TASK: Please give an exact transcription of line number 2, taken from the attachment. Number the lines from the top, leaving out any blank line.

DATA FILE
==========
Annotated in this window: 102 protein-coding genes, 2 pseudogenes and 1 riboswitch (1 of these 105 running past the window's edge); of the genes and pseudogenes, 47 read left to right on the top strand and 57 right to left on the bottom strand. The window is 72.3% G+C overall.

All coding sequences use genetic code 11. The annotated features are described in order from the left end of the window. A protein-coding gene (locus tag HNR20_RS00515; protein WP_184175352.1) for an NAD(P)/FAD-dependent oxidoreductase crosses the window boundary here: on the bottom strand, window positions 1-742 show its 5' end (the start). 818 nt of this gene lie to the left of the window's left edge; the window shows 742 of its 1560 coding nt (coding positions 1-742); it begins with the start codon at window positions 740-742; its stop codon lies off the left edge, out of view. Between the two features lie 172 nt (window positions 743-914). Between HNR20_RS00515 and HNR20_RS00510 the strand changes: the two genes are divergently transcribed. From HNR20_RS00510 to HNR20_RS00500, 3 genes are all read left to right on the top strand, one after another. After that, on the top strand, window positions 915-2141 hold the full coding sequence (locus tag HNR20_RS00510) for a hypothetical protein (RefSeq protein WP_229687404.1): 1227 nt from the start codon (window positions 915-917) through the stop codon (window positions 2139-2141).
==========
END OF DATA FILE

All coding sequences use genetic code 11. The annotated features are described in order from the left end of the window. A protein-coding gene (locus tag HNR20_RS00515; protein WP_184175352.1) for an NAD(P)/FAD-dependent oxidoreductase crosses the window boundary here: on the bottom strand, window positions 1-742 show its 5' end (the start). 818 nt of this gene lie to the left of the window's left edge; the window shows 742 of its 1560 coding nt (coding positions 1-742); it begins with the start codon at window positions 740-742; its stop codon lies off the left edge, out of view. Between the two features lie 172 nt (window positions 743-914). Between HNR20_RS00515 and HNR20_RS00510 the strand changes: the two genes are divergently transcribed. From HNR20_RS00510 to HNR20_RS00500, 3 genes are all read left to right on the top strand, one after another. After that, on the top strand, window positions 915-2141 hold the full coding sequence (locus tag HNR20_RS00510) for a hypothetical protein (RefSeq protein WP_229687404.1): 1227 nt from the start codon (window positions 915-917) through the stop codon (window positions 2139-2141).